Conquest: Sexual Violence and American Indian Genocide
South End Press, 2005 - 246 pages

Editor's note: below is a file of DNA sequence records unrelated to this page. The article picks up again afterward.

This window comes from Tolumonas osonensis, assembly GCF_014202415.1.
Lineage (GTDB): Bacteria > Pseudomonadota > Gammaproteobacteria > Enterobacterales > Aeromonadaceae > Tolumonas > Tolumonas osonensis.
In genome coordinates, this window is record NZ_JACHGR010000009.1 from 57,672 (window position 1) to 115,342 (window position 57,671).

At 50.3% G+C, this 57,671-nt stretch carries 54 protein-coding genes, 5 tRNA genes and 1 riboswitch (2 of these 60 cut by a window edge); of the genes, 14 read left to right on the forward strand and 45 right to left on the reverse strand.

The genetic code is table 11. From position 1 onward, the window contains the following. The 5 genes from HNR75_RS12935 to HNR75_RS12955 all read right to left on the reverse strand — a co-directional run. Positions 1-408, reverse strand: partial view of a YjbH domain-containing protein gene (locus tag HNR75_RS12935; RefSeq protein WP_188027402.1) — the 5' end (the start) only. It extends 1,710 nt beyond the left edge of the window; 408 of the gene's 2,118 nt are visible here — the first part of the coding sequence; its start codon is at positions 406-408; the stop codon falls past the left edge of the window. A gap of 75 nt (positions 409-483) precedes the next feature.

'Smith has no fear. She challenges conventional activist thinking about global and local, sexism and racism, genocide and imperialism. But more, in every chapter she tries to answer the key question: What is to be done? Many remedies proposed by well-meaning activists produce more of the very damage they purport to undo, because the analysis leading to action fails to take seriously the structural connections that fuse the range of harms discussed in this volume. Conquest is unsettling, ambitious, brilliant, disturbing: read it, debate it, use it.' Ruthie Gilmore'Andrea Smith offers a powerful analysis of sexual violence that reaches far beyond the dominant theoretical understandings, brilliantly weaving together feminist explanations of violence against Native women, the historical data regarding colonialism and genocide, and a strong critique of the current responses to the gender violence against women of color. As a passionate activist and a deeply respected scholar, Smith brings her experience working on the ground to this important project, rendering Conquest one of the most significant contributions to the literature in Native Studies, Feminism, and Social Movement Theory in recent years.' Beth E. Richie, Head, Department of African American Studies, University of Illinois at Chicago'Whether it is our reliance on the criminal justice system to protect women from violence or the legitimacy of the U.S. as a colonial nation-state, Andy Smith's incisive and courageous analysis cuts through many of our accepted truths and reveals a new way of knowing rooted in Native women's histories of struggle. More than a call for action, this book provides sophisticated strategies and practical examples of organizing that simultaneously take on state and interpersonal violence. Conquest is a "must read" not only for those concerned with violence against women and Native sovereignty, but also for antiracist, reproductive rights, environmental justice, antiprison, immigrant rights and antiwar activists.' Julia Sudbury, Canada Research Chair in Social Justice, Equity and Diversity, Faculty of Social Work, University of Toronto; Editor of Global Lockdown: Race, Gender and the Prison-Industrial Complex (Routledge 2005).